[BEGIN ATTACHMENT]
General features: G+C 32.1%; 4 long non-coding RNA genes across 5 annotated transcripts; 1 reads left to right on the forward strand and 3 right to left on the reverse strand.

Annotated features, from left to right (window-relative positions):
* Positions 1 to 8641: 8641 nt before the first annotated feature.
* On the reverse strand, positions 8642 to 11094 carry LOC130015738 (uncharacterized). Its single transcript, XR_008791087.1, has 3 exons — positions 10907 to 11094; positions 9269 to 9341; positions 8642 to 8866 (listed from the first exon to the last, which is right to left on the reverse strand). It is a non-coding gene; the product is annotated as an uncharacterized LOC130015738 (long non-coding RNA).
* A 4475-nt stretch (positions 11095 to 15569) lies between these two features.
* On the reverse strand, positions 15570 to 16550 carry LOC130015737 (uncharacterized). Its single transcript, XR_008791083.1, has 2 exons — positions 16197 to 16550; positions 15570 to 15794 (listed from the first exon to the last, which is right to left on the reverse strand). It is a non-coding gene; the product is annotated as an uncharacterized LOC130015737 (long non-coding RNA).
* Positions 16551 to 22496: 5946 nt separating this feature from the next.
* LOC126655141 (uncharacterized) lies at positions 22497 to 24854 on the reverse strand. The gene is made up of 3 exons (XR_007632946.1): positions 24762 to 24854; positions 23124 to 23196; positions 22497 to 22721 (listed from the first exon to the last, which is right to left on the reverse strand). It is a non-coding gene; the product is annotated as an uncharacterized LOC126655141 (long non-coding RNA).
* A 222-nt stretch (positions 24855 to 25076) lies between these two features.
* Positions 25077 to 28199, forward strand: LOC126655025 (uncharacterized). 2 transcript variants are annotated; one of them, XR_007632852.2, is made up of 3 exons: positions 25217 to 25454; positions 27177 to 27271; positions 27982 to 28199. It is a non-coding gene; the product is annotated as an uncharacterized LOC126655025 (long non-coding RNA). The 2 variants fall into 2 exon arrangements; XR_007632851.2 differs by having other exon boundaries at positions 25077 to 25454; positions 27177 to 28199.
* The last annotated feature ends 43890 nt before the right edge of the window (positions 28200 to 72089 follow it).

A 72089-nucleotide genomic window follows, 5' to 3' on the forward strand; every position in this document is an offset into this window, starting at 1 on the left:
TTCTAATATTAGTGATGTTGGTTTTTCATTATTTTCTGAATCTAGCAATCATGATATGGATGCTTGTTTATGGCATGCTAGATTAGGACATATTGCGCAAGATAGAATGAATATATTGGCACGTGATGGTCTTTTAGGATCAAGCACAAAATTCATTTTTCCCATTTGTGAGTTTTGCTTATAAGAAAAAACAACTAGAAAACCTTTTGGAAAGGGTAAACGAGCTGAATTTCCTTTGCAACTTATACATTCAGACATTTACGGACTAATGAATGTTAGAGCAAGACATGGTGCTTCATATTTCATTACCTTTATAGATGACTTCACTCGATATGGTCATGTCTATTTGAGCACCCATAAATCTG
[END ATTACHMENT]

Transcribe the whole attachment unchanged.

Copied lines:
General features: G+C 32.1%; 4 long non-coding RNA genes across 5 annotated transcripts; 1 reads left to right on the forward strand and 3 right to left on the reverse strand.

Annotated features, from left to right (window-relative positions):
* Positions 1 to 8641: 8641 nt before the first annotated feature.
* On the reverse strand, positions 8642 to 11094 carry LOC130015738 (uncharacterized). Its single transcript, XR_008791087.1, has 3 exons — positions 10907 to 11094; positions 9269 to 9341; positions 8642 to 8866 (listed from the first exon to the last, which is right to left on the reverse strand). It is a non-coding gene; the product is annotated as an uncharacterized LOC130015738 (long non-coding RNA).
* A 4475-nt stretch (positions 11095 to 15569) lies between these two features.
* On the reverse strand, positions 15570 to 16550 carry LOC130015737 (uncharacterized). Its single transcript, XR_008791083.1, has 2 exons — positions 16197 to 16550; positions 15570 to 15794 (listed from the first exon to the last, which is right to left on the reverse strand). It is a non-coding gene; the product is annotated as an uncharacterized LOC130015737 (long non-coding RNA).
* Positions 16551 to 22496: 5946 nt separating this feature from the next.
* LOC126655141 (uncharacterized) lies at positions 22497 to 24854 on the reverse strand. The gene is made up of 3 exons (XR_007632946.1): positions 24762 to 24854; positions 23124 to 23196; positions 22497 to 22721 (listed from the first exon to the last, which is right to left on the reverse strand). It is a non-coding gene; the product is annotated as an uncharacterized LOC126655141 (long non-coding RNA).
* A 222-nt stretch (positions 24855 to 25076) lies between these two features.
* Positions 25077 to 28199, forward strand: LOC126655025 (uncharacterized). 2 transcript variants are annotated; one of them, XR_007632852.2, is made up of 3 exons: positions 25217 to 25454; positions 27177 to 27271; positions 27982 to 28199. It is a non-coding gene; the product is annotated as an uncharacterized LOC126655025 (long non-coding RNA). The 2 variants fall into 2 exon arrangements; XR_007632851.2 differs by having other exon boundaries at positions 25077 to 25454; positions 27177 to 28199.
* The last annotated feature ends 43890 nt before the right edge of the window (positions 28200 to 72089 follow it).

A 72089-nucleotide genomic window follows, 5' to 3' on the forward strand; every position in this document is an offset into this window, starting at 1 on the left:
TTCTAATATTAGTGATGTTGGTTTTTCATTATTTTCTGAATCTAGCAATCATGATATGGATGCTTGTTTATGGCATGCTAGATTAGGACATATTGCGCAAGATAGAATGAATATATTGGCACGTGATGGTCTTTTAGGATCAAGCACAAAATTCATTTTTCCCATTTGTGAGTTTTGCTTATAAGAAAAAACAACTAGAAAACCTTTTGGAAAGGGTAAACGAGCTGAATTTCCTTTGCAACTTATACATTCAGACATTTACGGACTAATGAATGTTAGAGCAAGACATGGTGCTTCATATTTCATTACCTTTATAGATGACTTCACTCGATATGGTCATGTCTATTTGAGCACCCATAAATCTG